Furthermore, we found a significant association between the cognitive styles' constructs (knowing, planning, and creating) and the growth of SMEs. More specifically, our results suggest that a creating style is positively related to sales and assets growth while a knowing style is negatively related to these measures. This result suggests that higher levels of creating style influence the growth of SMEs. On the other hand, higher levels of knowing styles hamper the growth of SMEs. Indeed, the knowing style is characterised by a focus on facts and figures, a high level of rationality and avoidance of risks (Cools and van den Broeck 2007). These characteristics might imply that people with these styles see more risks in business and experience a higher level of uncertainty which limits their eagerness to search for growth. Our findings also suggest that the owner-managers of the firms that grew prefer to think in a creative way when making business decisions. These findings may also be viewed in the light of previous research. For example, Allinson et al. (2000) observed that a creating style showed a significant positive relationship with business growth. Different cognitive styles, therefore, do appear to be the relevant factors in explaining the growth of SMEs.
The last hypothesis regarding cognitive characteristics dealt with entrepreneurial motivations. Two factors of entrepreneurial motives that may influence the growth of SMEs were distinguished in this study. These include: start up motives and current motives. With regard to start-up motives, our results support the notions that pull motives have positive implications on business growth in terms of both sales and assets. This is also consistent with other previous studies (Davidson 1989; Kolvereid 1992; Fitzroy and Nolan 2002; Cassar 2007) which showed that owner-managers who are strongly motivated by pull factors perform better in their businesses, since they devote more time and energy to the business. In contrast, push factors appeared to have a negative effect on business growth. This implies that entrepreneurs who start a business because of push factors perform poorly compared to those who start a business for other reasons. An explanation for this could be that owner-managers who enter into business motivated by push factors are less well equipped or less committed to engage in business. Additionally, since their primary goals are only to survive, growth motivations might well as be of little importance to them. Accordingly, they may have a desire to discontinue with their entrepreneurial activity once well-paid employment is available to them. Among the current motives studied, a positive effect is still found between owner-managers’ pull motives and a firm’s growth. This finding suggests that the owner-manager’s primary reasons for continuing doing business do affect the growth of their firms. In fact, those people who are positively motivated are more likely to see their businesses grow. We did not find any significant association between current push motive and the growth of SMEs. However, this finding should be treated with caution, given the fact that a current push factor contained one pull item.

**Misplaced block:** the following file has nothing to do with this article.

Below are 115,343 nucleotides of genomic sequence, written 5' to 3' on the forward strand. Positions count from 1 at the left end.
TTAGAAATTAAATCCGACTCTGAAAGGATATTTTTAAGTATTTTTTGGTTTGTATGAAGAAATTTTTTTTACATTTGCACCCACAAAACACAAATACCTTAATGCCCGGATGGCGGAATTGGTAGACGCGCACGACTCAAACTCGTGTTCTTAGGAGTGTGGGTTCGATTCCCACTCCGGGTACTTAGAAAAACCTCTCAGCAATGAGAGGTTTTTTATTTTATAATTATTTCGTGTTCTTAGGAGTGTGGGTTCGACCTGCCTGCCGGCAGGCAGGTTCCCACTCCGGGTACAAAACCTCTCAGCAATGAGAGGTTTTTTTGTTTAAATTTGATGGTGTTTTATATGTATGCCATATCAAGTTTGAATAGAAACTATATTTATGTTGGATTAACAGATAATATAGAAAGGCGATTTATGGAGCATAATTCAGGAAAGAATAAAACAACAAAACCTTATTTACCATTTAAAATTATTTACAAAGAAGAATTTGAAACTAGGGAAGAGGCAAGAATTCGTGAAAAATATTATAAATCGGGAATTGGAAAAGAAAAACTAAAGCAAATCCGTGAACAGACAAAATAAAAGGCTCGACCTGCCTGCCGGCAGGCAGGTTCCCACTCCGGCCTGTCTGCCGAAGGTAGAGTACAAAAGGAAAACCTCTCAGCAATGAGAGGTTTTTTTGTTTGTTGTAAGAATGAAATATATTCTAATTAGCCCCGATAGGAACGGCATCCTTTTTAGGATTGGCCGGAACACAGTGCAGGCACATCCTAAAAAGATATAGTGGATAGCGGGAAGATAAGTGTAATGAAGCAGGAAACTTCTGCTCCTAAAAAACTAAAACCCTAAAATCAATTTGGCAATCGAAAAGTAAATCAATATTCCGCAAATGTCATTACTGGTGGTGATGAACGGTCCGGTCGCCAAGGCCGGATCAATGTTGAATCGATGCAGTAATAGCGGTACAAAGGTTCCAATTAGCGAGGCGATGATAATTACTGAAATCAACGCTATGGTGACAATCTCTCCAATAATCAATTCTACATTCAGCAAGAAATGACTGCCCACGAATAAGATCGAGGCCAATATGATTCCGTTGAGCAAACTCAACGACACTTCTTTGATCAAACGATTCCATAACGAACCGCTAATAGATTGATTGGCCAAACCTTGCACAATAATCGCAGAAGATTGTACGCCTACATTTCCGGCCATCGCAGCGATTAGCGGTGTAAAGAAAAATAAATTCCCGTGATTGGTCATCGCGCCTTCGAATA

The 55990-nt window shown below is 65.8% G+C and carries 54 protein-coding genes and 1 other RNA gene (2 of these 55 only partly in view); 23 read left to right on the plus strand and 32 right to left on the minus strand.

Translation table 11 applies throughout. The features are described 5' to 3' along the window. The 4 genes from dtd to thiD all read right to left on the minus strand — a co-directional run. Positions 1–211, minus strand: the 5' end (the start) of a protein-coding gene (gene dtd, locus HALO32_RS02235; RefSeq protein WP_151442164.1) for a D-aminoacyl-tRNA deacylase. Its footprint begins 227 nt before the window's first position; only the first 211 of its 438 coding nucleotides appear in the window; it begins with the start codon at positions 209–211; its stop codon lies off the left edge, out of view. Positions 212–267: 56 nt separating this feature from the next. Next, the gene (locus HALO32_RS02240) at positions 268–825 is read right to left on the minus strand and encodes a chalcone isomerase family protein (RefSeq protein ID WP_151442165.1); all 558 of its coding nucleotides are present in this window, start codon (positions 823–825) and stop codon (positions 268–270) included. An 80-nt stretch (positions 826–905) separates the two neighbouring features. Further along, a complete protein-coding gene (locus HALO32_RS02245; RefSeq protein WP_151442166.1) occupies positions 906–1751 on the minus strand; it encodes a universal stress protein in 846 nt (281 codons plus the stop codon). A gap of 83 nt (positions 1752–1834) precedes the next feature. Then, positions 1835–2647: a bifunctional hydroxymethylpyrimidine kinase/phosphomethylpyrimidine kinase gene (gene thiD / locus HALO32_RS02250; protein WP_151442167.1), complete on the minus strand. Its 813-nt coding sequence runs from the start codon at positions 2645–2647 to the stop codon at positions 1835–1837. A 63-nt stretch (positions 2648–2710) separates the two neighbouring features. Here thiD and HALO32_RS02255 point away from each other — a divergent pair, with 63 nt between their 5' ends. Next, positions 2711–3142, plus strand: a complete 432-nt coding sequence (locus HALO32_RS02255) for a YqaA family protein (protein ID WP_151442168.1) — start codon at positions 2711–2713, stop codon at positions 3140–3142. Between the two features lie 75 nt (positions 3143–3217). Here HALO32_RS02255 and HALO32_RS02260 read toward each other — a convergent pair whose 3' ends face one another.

Furthermore, it was found that push factors (or negative motivators) were not very important when starting one’s own firm in Tanzania. This finding suggests that most entrepreneurs in Tanzania are generally motivated by pull factors. This is consistent with other previous studies, which suggest that most of the entrepreneurs are motivated by positive reasons (Mitchell 2004; Kirkwood 2009). However, it contradicts earlier findings that claim that push motives are more important than pull motives in developing countries (Chu et al. 2007; Benzing et al. 2009).
Hypothesis 4: Indirect effect of the personality traits
The fourth hypothesis examined the indirect effect of the personality traits in explaining SMEs growth. Entrepreneurship researchers have pointed to the likelihood that traits work in conjunction with other factors in explaining the growth of a firm (Shane et al 2004; Rauch and Frese 2007c; Chell 2008; Rauch et al 2009). Alternatively, other factors mediate the relationship between the personality traits and the growth of SMEs. This thesis takes into consideration the fact that personality traits will work through cognitive factors in explaining the growth of SMEs. The finding of this study provides a strong support for the hypothesised relationship. In fact, we found that at the structural level the direct relationship between personality traits and SMEs growth is very weak. On the other hand, we found that personality traits have a significant influence on SMEs growth through cognitive characteristics. This finding implies that cognitive characteristics are necessary mediator of the link between personality traits and SMEs growth. That is, without cognitive characteristics, personality traits may have a minimal or no effect on the growth of SMEs. This finding suggests that the personality traits influence the way an owner-manager behaves and makes decisions about the business. For example, higher need for achievement might lead to positive attitude towards venture creation and growth. This finding is consistent with the previous findings and suggestions that some of the factors such as personality traits affect SME growth through other variables such as cognitive characteristics (Krauss et al. 2005; Rauch and Frese 2007b; Shane 2007; Rauch and Frese 2007a; Chell 2008; Rauch et al. 2009). This result offers an explanation as to why other previous researchers have failed to find a significant relationship between personality traits and SMEs growth. The inability to find any significant relationship between personality traits and the growth of SMEs might be attributed to the fact that most of these studies only tested for a direct relationship. This result also offers an explanation as to why other scholars continue to point out the importance of the characteristics of an entrepreneur on the growth of the firms (Rauch and Frese 2007b).